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Melody talks about her book, Making Miracles in Forty Days on WEBE Radio. In this interview, she guides listeners step by step in harnessing the power that we forgot we had to find out where we want to go in life, and how to get there. How to remain grateful and where our unchecked codependency traits can still show their ugly heads and take us back to that negative way of thinking many of us spent years in and more years working out of. The real key is disciplining our thinking and remaining grateful for everything, all the time, and that is no small task. http://www.blogtalkradio.com/webe/2012/04/24/melody-beattie--author

Melody’s Latest Release

QUESTIONS, ANYONE?

There’s an old saying that “there’s no such thing as a stupid question.”  I believed that until someone asked me why it is that we always find what we’re looking for in the last place we look.

No comment.

However, I did receive an intelligent question today, forwarded to me by “Admin.”  One more person wanted to be the exception to the rule that I absolutely do not have the time to reply personally to emails sent to the site.  I just don’t.  I have three sites going, and I reply to all the questions myself (unless it’s a technical one – in which case I forward it to Chip).

Besides, there is magic in a group – even if the group meets online.  Sharing the question and the answer on the forum means others get to learn from the answer too.  It means that the person asking the question will likely learn he or she isn’t as alone with his or her problem as that person thought.  It also opens the question up for other comments, too, bringing us back to the magic of the group.

This post is solely to answer the question:  “Do you have to have alcoholism involved to become codependent?”  Group, what do you think?  No, what do you know?  One issue that surprised me the most after the release of my first book on codependency was the huge number of people who lived in families without any alcoholism or addiction, but codependency had still set in.

This isn’t to “sell books,” (mine are available at libraries for free)  but in one of my more recent releases – The New Codependency – I define codependency more by “which of these issues is causing a problem, and how much does it hurt?”

Let’s look deeper.  Codependency is a normal reaction to abnormal circumstances.  That’s what I wrote way back when.  I still stand behind those words.  Everything written is true.  It works.  But like others, I’ve learned more and seen more with the passing of time. More has been revealed.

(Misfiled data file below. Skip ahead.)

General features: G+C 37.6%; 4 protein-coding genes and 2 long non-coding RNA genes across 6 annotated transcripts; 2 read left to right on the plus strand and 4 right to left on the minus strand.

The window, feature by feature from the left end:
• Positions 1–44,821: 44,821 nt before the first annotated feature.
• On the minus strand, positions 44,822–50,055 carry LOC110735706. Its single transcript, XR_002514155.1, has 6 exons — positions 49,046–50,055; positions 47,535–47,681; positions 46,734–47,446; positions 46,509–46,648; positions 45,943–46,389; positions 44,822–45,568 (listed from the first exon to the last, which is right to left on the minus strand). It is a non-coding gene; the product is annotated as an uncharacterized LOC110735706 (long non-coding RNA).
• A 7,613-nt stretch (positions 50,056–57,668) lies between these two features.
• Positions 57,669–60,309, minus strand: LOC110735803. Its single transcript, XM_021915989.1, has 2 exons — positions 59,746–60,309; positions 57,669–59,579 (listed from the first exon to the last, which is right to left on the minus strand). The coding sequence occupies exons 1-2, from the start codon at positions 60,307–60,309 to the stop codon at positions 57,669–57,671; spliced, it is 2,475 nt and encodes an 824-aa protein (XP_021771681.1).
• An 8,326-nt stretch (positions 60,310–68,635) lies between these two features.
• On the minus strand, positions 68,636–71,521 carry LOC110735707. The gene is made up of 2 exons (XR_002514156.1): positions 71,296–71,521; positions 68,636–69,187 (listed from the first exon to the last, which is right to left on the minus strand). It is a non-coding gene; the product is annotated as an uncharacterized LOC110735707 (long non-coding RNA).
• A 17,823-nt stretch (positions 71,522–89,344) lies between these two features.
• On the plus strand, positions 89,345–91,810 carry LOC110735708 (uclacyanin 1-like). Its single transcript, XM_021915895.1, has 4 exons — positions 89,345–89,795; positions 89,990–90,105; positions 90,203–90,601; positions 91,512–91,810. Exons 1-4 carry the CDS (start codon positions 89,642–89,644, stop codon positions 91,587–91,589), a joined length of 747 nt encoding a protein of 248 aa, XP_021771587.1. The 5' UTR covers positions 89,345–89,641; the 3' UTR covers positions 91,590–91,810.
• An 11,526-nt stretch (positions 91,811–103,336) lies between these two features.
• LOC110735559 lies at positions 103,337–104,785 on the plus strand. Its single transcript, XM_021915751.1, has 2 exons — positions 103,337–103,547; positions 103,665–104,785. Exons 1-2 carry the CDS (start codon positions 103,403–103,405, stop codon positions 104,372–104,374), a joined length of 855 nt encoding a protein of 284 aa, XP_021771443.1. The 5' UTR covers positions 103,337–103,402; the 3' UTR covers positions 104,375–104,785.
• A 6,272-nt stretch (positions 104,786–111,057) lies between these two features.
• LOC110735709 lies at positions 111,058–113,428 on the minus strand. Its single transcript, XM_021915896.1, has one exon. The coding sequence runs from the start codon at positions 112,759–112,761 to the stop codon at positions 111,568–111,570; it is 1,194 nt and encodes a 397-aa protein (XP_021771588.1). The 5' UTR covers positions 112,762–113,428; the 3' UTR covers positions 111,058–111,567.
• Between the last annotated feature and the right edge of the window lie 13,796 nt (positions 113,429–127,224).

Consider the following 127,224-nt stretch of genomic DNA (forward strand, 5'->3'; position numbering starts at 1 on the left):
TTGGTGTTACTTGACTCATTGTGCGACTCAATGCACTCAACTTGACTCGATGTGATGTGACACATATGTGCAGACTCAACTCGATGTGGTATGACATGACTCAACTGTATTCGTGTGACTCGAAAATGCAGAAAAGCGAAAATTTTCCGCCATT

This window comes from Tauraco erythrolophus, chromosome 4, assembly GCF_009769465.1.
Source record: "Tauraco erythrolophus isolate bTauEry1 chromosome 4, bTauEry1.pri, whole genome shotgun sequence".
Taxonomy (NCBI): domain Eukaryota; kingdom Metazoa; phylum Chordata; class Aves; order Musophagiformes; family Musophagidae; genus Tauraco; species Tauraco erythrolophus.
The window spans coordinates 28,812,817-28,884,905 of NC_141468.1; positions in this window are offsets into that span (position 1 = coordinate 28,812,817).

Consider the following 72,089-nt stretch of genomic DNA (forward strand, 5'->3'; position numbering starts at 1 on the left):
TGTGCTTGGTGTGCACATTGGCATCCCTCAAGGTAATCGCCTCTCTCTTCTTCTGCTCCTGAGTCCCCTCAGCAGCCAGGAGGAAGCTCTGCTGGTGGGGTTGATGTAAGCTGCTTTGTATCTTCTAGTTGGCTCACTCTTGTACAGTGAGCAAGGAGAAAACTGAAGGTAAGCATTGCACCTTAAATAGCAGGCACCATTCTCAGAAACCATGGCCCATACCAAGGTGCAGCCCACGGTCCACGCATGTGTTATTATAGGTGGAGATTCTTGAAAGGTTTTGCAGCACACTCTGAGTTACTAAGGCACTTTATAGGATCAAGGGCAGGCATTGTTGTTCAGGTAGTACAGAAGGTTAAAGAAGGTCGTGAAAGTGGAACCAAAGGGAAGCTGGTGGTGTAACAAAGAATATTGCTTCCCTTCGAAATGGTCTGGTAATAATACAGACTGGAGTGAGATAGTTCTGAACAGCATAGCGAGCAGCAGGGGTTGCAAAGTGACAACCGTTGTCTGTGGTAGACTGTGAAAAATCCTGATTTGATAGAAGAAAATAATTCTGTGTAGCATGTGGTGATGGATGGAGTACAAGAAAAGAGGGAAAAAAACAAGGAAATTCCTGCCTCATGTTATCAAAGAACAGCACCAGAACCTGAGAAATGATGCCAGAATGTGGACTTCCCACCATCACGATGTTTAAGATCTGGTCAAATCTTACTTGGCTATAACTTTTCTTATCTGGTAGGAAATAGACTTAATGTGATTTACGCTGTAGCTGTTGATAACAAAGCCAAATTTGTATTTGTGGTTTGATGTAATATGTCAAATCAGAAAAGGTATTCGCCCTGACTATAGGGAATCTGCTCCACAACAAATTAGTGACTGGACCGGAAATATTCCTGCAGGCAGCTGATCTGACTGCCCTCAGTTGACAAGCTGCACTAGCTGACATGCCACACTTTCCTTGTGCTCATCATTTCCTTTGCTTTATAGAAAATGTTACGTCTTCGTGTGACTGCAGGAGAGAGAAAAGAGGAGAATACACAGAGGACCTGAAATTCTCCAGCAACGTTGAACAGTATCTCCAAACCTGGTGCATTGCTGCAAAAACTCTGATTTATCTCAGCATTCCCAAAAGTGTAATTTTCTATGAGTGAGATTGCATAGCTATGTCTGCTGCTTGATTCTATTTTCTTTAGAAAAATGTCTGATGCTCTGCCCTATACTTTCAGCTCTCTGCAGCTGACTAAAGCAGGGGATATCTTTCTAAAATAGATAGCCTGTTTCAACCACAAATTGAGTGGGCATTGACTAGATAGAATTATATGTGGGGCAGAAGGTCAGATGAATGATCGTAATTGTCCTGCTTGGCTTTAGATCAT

Initially I thought that loss comprised about ten percent of codependency.  Now, I’m coming to believe that codependency is often people stuck in one or more stages of grief.  The loss may be living with an ongoing illness for which there isn’t a cure; not receiving something we needed to become full human beings as a child (like love and protection); or losing an important relationship now – as adults.

If you add obsession and guilt to the five stages of grief, as outlined by Elizabeth Kubler Ross – you have what we’ve come to define as codependency.  Denial; anger (lots of that); negotiation (a/k/a manipulation); sadness; and finally acceptance or surrender to what is.

Listen, guys and gals – people young and old – obsessing isn’t necessarily a bad thing.  We need to tell our story, sometimes over and over, to integrate it into our life experiences.  And the guilt we feel?  It’s not authentic (most of the time). It’s a symptom of other losses that have cut into our heart.

Recently the Mayo clinic labeled Broken Heart Syndrome as a true medical condition that occurs when we suffer a deep loss.  A deep loss isn’t limited to having someone we love die.  It could be, say, having our child develop an incurable illness that he or she will live with likely as long as the person is alive.  Control sets in when we do our best to make the problem go away, otherwise known as denial, and sometimes called resistance.

Sometimes natural and normal situations can imitate codependency, such as when we have a newborn baby and we need to center our lives around the child and forgo what we need.  The difference there is that the behaviors that resemble codependency are temporary responses to a temporary situation in our life.  It’s when codependent behaviors become a way of life that it’s likely codependency has set in.